As I have written in the article mentioned above, farmers around Japan who come across two-legged radishes, do not sell them, eat them, or throw them away. This is because they look like human legs! In most of Japan they are offered to the God DAIKOKU-SAMA, while in Ibaraki they are usually left in front of a road-side DO-SO-JIN sacred stone.

Describing the number of ways that the Japanese eat radish would require a separate article, but I’m sure those of you who have been in Japan even for only a few days have had some type of daikon TSUKEMONO (pickles), grated radish (as a condiment), pieces of daikon in your miso soup, or at least smelled the pungent odor of the radish stewed in ODEN during winter at every convenience store.

Furufuki Daikon

Furufuki Daikon

As for me, I prefer the citron flavored furufuki daikon.

No matter where you see it, or how you eat it, next time you encounter DAIKON, please give it the RESPECT IT DESERVES!

You might also see daikon which have been hung out to dry in the sun (quite a sight!). This is part of the TAKUAN (沢庵) making process. Takuan are some of  Japans strongest smelling pickles. Here is a Tsukublog article Ive written about hanging daikon out in the sun:


Two-pronged (FUTAMATA) daikon radish left as offerings at a Dosojin Shrine in Konda, Tsukuba


  • Nora says:

    Thank you!!!
    With yours writings we are going into training
    of Cultural Anthropology, isn’t it?))

  • ginni aka Flower Thief says:

    Hello ~ Thanks for always being so much fun! Question- I used the link to scoot over to your ‘Tengooz’ blog to see about those two-legged daikon which end up on ‘roadside shrines.’ Fun stuff to read about (and yummy) – Please Do Tell What These Three Characters Mean!!!:
    > In Tsukuba almost all the dosojin I have found are simple stones with only the characters 道祖神 engraved on them. < Oh, don’t leave me hanging in mid-air! I’m a silly American (remote rugged coastline Northern California) artist with a big heart for All Things Japanese. Seriously. I have a big file of kanji (I’ve even learned a few:the 1st kanji looks like ‘The Way’) which I refer to for my artwork, especially if it’s related at all to matters of ‘spirit,’ nature, buddha-nature, family… neat stuff, you know… E-Mail me if you wish! Your Tsukuba blog has caused me an e-trek to the area for visuals – May I come visit your beautiful area some day? I promise not to steal any 2-legged daikon! Sincerely, ginni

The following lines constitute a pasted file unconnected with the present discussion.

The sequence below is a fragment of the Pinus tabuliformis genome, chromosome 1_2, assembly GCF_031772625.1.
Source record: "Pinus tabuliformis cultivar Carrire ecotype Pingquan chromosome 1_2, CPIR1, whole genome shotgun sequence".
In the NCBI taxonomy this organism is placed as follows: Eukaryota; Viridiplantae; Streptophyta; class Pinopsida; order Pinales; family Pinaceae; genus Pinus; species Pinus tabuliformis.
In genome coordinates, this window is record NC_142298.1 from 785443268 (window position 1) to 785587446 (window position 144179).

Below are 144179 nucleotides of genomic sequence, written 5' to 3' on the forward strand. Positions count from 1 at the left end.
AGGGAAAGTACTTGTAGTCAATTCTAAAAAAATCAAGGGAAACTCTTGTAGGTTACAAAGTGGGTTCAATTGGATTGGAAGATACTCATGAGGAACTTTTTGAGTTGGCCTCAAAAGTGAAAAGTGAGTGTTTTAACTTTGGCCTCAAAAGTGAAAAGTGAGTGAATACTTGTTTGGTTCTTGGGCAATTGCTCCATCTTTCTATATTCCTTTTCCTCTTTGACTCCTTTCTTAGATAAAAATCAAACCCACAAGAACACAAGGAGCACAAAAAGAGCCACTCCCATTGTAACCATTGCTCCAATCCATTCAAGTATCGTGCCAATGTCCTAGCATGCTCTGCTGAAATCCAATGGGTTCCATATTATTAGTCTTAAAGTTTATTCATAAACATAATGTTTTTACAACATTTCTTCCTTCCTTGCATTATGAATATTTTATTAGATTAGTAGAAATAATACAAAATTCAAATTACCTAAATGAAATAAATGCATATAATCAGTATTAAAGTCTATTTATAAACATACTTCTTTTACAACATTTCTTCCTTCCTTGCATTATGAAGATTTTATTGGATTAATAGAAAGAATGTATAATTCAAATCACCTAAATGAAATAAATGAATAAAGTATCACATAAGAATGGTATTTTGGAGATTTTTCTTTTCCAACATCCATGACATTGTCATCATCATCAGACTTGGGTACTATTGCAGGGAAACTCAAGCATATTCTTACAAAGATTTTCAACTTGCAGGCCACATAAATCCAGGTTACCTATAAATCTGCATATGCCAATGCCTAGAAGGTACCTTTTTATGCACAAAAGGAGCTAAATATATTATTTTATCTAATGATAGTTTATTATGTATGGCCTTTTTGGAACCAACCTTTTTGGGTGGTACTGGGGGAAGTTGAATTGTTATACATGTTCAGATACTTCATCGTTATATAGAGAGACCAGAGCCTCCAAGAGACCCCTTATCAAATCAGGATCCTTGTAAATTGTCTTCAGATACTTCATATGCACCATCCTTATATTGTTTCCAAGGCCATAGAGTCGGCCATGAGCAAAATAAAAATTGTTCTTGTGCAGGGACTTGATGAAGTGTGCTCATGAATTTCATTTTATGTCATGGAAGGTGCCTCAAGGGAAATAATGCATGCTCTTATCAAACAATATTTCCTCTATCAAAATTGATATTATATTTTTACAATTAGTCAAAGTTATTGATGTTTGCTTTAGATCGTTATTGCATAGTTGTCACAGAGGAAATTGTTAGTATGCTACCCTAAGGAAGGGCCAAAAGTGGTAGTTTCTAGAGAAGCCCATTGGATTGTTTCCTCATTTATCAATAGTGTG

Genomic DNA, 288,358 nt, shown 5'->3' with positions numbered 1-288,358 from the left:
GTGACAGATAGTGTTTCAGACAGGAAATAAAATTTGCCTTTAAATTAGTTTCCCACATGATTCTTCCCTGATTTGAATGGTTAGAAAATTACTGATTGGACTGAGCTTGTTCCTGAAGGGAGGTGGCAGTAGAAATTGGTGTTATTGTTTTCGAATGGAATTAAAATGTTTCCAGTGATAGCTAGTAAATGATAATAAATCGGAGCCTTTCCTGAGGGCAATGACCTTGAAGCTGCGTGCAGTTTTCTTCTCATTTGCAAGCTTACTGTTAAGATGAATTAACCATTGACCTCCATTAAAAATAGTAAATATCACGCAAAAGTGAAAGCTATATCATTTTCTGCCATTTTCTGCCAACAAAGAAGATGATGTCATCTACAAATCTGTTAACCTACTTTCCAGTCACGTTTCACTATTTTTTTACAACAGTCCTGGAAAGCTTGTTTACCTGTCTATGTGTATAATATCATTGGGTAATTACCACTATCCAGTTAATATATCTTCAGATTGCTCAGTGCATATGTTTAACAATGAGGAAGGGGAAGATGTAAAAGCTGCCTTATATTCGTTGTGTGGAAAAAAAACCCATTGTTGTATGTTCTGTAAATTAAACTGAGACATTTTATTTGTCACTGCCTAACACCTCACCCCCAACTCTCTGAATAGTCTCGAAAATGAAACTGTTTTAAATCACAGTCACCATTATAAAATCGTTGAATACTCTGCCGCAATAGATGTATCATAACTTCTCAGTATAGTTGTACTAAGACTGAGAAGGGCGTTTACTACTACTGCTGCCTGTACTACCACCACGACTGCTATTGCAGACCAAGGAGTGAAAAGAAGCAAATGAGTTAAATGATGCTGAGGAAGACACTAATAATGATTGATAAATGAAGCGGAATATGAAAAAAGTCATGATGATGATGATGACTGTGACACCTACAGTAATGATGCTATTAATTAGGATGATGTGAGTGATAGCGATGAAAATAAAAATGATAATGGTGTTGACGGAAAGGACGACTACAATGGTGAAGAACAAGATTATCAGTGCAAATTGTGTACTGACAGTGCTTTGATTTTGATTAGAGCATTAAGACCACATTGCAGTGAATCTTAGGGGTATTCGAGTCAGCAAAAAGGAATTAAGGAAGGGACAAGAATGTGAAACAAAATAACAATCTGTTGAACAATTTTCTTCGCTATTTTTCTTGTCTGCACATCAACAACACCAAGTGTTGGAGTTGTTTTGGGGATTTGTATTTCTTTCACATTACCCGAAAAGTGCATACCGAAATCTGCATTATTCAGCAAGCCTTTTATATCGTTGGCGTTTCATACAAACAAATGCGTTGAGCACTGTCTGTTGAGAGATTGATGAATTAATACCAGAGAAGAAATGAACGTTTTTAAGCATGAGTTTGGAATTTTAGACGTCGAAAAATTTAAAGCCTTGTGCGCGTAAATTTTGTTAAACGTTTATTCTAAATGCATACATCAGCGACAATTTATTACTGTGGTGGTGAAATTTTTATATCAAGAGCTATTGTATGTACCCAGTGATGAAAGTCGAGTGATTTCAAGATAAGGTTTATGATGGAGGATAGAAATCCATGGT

• Avi Landau says:

    Hi,Nora! Thans for writing. I am not an anthropologist, but influence by traditional Japanese thinking I have found that if we take a close look at EVERYTHING aroung us, especially at the slight changes that occur each week with the flow of the seasons,
    life becomes so much more interesting. It is also exciting to trace the various and multiple origins of different aspects of human culture that we find around us, Dont you think?

    Hello, ginni. Nice to meet you!
    Thank you for writing to me and for appreciating Tsukuba`s special
    beauty. Im also glad to hear that someone shares my enthusiasm for the rustic Japan and that an artist has been inspired by images seen on the blog.

    The 3 Kanji Chararcters which make up the word Do-sojin are

    道, or do- with an extended o vowel (spelled in romaji as dou )
    which can also be pronounced MICHI, or road, path, way, etc

    The second character is 祖, which is pronounced SO and means- ancestor

    and finally the character 神,which can be pronounced as
    SHIN,JIN,KAN,or Ko and when alone is read as KAMI,which means god or gods.

    when combined in the order 道祖神, these kanjis make up the word meaning
    Do-sojin, or Travellers Guardian, Roadside Guardian etc…

    I hope that answers your question. Can you see the characters I have typed with your computer.
    If not, I will send a photo of the characters.

    Hope tp hear from you again, or even see you in Tsukuba

    All the best


  • Mamoru Shimizu says:

    Thinly cut and sliced like stick DAIKON is very good for salad during this winter time of year, providing natural digest-stimulating enzyme. DAIKON-MISO-SOUP best taste now!!
    OSHIN,famous woman TV morning drama story from child to elder lady, when she was young and her house was so poor only got DAIKON-MESHI(only DAIKON ) around 1900.
    There is a word DAIKON-ASHI, recently became to be few-used, describing legs for ladies, because many ladies use pantaloons.